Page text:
My libertarian must be showing by now... Seriously, just shoot me in the face now.

Allows control into the, otherwise opaque, 'cloud'.

? Okay... I'm done...

Seriously, there are already ANSII & ISO standards that each vendor follows to some degree and varies from to some degree... Which is how things should be is a free market system.

All database already have exposed interfaces that allow them to communicate with external applications. They'd be useless without them.

I don't see anything here that illustrates a "enormous efficiency and accelerates the development cycle" advantage to simply calling a stored procedure.


#11

I agree with most of what you wrote, but simplifying things down to:

Database.Load
Database.Store
Database.Delete

is as simple as it can be. It can be controlled and monitored and it's also faster and more efficient. There are no downsides and no reason to do anything other.

I'm suggesting: Load, Store, & Delete. It's up to the vendor/implementer to decide return type and parameters.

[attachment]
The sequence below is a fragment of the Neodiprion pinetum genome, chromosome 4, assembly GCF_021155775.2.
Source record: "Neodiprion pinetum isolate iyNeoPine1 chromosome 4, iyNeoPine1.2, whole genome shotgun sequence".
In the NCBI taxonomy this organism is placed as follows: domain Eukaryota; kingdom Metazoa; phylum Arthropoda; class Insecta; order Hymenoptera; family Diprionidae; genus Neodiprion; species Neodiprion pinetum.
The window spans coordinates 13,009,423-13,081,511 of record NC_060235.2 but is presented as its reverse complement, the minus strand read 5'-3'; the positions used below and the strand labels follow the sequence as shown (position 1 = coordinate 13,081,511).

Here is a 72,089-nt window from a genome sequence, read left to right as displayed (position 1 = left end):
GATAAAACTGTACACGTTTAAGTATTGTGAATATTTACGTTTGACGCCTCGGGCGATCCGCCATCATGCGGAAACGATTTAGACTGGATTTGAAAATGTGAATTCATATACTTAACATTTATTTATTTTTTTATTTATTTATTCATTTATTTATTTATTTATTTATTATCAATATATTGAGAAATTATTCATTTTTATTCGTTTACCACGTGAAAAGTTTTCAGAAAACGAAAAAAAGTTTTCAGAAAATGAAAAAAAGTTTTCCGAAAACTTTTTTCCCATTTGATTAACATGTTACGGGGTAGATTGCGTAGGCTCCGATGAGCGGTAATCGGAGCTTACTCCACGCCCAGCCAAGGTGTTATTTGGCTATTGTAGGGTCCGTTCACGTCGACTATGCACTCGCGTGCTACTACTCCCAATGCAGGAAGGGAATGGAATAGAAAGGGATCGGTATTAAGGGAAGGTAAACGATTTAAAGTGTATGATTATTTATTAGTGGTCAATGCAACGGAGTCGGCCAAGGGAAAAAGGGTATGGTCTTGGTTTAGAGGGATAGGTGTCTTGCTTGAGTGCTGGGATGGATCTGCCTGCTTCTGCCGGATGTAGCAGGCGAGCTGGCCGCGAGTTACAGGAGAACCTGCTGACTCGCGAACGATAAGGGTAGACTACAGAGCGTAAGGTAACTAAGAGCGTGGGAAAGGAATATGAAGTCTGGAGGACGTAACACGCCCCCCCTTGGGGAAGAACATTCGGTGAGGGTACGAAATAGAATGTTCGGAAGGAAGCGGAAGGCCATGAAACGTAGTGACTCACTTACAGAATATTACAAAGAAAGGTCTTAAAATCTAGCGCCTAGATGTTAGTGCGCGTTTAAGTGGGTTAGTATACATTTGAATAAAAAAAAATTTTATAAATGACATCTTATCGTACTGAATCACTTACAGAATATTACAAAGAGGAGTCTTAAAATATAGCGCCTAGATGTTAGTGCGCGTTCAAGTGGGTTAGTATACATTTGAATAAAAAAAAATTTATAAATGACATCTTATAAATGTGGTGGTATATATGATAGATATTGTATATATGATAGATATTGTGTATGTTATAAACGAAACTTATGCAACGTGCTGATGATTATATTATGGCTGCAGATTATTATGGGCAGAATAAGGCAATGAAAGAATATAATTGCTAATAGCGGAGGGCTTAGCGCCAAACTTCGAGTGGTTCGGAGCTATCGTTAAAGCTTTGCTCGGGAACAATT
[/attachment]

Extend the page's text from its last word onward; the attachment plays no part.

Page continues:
#12

Anyone can understand Load/Store/Delete. It requires no technical expertise.


#13

Assigning values is automatic. It replaces the DataReader. Compile-time type checking between SQLServer and .NET.


#14

My lack of imagination is clearly preventing me from grasping something crucial. That and the fact that I'm a SQL Dev only. I don't do any application programming. So, I fully acknowledge that there may be some intricacies on the app side (that I'm simply not aware of) that this concept mat very well solve.

I swear, I'm not trying to bag on the idea. I'm just having a tough time visualizing an actual need.